Tonight is the premiere of MARS, a new weekly television series on the National Geographic Channel about our neighboring planet. In a departure from the documentaries that we've come to expect from Nat Geo, this series is part documentary and part dramatization. The scripted element follows an international crew during its Mars mission in the year 2033.
The show's producers claim that the storyline is based on our best guess at what a Martian mission would look like. Many elements seen on the screen, whether it's the vehicles, spacesuits, habitats, mission objectives, and even our motivation for travelling to another planet, are reflections of the ideas of the current-day Mars exploration advocates who were consulted for the show. Sound bites from these advisors make up the documentary elements of MARS. Many of the faces will be familiar to you, such as Elon Musk, Scott, Kelly, Neil deGrasse Tyson, Jim Lovell, and Andy Weir.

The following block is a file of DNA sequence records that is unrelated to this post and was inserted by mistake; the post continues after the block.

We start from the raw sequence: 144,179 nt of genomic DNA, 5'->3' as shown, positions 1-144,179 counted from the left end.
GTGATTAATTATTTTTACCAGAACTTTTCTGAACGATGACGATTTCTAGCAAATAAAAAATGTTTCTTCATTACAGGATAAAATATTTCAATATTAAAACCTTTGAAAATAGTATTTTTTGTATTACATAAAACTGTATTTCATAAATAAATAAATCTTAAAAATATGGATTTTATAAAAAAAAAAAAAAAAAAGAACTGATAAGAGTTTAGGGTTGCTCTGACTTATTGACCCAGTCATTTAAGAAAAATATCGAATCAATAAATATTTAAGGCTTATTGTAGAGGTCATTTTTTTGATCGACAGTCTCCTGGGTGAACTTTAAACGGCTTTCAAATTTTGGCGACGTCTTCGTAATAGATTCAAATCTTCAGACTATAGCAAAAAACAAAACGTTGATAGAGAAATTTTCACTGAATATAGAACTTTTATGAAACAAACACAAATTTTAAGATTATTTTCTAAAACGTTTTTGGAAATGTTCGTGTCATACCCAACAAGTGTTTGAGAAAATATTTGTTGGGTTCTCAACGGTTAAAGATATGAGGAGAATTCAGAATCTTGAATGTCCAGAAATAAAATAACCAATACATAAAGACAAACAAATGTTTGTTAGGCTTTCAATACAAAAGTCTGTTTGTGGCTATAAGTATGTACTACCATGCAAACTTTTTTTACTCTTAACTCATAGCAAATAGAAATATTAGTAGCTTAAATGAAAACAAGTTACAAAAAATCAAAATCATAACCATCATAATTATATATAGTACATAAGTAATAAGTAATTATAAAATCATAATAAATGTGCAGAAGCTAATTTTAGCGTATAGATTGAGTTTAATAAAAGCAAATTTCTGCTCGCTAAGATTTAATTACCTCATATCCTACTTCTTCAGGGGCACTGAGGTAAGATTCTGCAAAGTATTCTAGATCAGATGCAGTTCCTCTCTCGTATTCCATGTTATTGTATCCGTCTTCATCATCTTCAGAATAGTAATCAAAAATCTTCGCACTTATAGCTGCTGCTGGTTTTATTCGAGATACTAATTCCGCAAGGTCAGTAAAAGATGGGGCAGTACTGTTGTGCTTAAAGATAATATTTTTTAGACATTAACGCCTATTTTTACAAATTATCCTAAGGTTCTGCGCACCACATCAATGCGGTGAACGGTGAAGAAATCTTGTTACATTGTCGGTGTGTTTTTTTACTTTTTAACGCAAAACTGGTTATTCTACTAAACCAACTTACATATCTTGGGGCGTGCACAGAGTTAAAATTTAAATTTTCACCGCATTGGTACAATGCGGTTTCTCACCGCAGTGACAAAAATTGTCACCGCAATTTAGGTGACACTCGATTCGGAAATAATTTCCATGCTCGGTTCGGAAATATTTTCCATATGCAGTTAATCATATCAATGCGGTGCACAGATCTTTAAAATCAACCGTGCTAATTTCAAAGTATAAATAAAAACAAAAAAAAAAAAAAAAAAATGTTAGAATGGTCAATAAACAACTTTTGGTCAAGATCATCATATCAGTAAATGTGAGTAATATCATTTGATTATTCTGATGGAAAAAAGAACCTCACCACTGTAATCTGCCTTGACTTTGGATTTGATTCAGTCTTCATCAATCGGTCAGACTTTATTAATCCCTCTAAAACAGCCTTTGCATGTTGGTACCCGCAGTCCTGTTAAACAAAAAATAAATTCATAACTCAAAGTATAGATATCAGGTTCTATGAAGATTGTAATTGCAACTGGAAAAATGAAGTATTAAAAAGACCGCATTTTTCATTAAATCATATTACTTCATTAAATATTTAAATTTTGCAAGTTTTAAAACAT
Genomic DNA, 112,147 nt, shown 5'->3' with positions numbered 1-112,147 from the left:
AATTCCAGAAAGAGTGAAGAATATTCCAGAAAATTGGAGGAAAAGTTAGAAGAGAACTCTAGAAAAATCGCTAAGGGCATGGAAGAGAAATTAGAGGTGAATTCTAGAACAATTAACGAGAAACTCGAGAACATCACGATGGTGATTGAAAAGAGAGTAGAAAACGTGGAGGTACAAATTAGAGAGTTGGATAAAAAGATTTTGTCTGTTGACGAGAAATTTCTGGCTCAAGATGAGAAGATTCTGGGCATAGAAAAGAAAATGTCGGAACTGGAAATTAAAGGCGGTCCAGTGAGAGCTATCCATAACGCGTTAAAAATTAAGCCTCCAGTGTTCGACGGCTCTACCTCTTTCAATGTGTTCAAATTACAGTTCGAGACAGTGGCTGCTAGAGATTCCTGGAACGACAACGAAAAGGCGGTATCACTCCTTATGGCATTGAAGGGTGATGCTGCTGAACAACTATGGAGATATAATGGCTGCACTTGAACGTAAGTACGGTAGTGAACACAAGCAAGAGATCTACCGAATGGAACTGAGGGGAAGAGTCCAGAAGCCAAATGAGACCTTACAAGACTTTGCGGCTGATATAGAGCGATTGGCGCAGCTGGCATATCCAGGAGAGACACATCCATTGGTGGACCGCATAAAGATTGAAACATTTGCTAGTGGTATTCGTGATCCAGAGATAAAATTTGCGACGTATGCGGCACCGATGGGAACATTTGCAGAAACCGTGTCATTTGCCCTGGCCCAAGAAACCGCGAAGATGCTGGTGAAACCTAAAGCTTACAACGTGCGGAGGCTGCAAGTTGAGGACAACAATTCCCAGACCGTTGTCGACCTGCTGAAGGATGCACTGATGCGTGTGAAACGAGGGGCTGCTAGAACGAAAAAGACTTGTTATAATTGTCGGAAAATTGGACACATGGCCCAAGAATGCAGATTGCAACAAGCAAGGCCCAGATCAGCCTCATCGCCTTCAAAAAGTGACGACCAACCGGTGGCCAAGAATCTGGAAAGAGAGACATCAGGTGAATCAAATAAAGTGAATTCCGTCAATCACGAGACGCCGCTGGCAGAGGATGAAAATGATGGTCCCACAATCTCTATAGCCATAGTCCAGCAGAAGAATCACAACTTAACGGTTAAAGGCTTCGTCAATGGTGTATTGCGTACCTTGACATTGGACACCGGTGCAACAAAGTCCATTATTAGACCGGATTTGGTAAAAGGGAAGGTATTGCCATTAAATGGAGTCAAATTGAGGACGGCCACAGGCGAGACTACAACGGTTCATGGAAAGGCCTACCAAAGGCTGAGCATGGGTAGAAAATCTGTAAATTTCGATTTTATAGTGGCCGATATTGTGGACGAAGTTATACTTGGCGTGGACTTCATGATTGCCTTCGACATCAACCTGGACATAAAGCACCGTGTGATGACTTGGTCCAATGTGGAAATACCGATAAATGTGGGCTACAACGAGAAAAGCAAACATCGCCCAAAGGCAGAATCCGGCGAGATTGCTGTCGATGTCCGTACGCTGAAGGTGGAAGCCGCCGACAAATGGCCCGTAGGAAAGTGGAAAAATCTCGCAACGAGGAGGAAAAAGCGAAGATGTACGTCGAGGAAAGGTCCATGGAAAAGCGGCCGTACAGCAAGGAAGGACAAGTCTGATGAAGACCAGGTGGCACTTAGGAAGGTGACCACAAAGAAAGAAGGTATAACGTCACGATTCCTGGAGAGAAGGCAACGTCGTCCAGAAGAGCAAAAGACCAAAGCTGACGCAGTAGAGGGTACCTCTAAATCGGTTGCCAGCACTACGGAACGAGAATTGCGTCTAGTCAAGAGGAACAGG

I've watched the first two episodes of MARS and found them enjoyable. I'm easy to please when it comes to documentaries, so that aspect was a slam dunk. At the same time, I'm a harsh critic of space-based dramas. Although I thought the pace of the storyline was a bit slow, it avoided my usual gripe about these types of stories: too much suspension of disbelief. I don't recall many instances where I pointed at the screen yelling "No way! That's not how it works!" The producers did their homework.
While the dramatic and real-life aspects of the show complement each other, I think that either could stand on its own as well. I won't offer any spoilers here, as I'm sure many of you already have plans to watch tonight's episode. However, I thought it would be interesting to delve into the unique thinking within the book (and TED talk) that inspired the show, Stephen Petranek's How We'll Live on Mars.